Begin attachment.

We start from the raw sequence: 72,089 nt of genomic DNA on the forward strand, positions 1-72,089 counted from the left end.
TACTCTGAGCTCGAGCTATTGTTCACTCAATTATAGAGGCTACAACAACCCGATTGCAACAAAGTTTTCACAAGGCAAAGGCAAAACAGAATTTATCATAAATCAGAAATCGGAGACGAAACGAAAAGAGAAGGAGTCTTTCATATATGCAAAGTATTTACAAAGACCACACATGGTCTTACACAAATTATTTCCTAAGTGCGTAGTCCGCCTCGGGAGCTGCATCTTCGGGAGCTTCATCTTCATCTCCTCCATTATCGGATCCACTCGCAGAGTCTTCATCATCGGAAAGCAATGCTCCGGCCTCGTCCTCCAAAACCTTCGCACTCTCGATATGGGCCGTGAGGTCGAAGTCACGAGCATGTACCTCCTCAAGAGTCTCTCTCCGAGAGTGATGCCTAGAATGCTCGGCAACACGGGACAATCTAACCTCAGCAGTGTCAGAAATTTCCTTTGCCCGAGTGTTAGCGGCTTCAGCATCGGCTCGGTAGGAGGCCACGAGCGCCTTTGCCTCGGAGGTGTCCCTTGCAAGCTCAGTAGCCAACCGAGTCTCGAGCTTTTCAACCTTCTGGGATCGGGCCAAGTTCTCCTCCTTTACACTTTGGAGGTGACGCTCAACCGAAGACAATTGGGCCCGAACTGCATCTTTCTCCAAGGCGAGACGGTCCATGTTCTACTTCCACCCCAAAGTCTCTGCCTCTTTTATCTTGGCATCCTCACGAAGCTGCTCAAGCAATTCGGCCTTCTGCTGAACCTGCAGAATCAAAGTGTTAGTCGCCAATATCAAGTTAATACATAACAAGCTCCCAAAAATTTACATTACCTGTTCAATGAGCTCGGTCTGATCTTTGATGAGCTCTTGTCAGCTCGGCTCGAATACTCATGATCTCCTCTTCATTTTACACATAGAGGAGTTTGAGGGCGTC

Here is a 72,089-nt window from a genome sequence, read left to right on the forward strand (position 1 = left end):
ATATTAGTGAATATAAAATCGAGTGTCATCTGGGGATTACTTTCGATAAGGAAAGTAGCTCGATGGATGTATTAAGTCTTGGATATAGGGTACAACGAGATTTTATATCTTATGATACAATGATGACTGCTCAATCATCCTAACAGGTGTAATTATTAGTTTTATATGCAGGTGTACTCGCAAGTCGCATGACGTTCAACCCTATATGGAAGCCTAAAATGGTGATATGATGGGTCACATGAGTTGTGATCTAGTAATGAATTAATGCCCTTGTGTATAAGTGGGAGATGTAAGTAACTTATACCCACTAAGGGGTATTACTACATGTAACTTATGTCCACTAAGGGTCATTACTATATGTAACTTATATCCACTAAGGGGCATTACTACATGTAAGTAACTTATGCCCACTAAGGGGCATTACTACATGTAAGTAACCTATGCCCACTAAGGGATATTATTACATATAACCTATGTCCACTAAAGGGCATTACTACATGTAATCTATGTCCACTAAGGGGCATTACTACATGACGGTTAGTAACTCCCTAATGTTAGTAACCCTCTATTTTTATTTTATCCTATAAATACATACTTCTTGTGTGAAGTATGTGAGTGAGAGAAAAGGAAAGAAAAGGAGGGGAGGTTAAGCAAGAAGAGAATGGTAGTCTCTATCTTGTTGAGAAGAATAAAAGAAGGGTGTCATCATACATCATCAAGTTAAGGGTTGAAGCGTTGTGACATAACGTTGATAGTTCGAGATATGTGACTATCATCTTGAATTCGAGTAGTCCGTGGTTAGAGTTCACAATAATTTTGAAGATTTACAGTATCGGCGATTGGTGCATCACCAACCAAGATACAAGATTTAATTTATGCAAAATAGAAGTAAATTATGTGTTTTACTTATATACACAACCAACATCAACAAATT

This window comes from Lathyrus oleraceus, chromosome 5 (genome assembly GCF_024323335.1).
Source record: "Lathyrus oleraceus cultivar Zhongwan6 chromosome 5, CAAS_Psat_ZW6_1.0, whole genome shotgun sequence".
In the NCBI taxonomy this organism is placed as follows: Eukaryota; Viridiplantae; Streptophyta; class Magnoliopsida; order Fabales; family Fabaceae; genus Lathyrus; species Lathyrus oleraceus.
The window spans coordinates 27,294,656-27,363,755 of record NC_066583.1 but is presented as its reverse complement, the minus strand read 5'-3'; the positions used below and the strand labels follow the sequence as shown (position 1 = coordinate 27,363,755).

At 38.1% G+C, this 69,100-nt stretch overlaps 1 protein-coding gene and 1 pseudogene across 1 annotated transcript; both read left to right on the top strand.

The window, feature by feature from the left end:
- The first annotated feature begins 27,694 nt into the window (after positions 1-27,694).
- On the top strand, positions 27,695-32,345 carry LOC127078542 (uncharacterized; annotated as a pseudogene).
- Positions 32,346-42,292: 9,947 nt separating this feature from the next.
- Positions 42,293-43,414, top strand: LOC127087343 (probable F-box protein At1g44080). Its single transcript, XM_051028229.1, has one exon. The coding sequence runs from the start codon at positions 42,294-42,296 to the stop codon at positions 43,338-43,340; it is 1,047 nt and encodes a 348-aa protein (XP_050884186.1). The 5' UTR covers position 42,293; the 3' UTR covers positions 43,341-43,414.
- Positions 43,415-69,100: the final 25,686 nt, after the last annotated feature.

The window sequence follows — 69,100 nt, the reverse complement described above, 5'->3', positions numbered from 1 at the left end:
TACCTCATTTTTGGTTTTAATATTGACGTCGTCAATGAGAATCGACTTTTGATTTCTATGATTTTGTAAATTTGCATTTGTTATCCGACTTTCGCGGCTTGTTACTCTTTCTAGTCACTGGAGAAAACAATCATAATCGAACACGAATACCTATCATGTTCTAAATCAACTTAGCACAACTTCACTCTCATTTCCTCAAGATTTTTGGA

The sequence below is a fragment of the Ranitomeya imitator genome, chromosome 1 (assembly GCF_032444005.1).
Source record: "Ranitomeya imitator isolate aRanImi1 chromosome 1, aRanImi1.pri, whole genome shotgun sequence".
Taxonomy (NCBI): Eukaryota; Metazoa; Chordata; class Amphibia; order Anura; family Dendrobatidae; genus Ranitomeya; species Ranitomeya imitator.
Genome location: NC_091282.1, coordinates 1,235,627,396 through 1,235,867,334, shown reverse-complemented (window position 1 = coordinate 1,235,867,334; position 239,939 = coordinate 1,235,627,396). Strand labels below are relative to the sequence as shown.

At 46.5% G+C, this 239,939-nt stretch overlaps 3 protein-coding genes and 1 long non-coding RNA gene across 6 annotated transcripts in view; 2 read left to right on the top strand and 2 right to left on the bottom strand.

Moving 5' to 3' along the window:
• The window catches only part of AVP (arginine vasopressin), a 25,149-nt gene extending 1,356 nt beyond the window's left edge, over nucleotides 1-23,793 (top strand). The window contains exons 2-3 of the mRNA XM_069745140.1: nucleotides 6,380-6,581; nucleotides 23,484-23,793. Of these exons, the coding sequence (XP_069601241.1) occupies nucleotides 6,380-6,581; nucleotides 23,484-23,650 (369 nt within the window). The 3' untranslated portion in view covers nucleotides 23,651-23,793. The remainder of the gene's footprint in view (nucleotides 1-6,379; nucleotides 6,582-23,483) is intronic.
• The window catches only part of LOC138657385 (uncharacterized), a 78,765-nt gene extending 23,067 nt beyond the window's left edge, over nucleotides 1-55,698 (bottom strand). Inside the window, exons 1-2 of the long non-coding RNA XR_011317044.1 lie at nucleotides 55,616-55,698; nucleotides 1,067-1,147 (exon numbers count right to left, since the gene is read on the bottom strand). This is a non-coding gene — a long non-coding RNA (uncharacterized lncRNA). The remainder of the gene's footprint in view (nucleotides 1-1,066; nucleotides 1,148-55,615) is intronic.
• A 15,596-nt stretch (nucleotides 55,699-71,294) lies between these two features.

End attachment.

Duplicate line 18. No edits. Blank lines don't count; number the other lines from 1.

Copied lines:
The sequence below is a fragment of the Ranitomeya imitator genome, chromosome 1 (assembly GCF_032444005.1).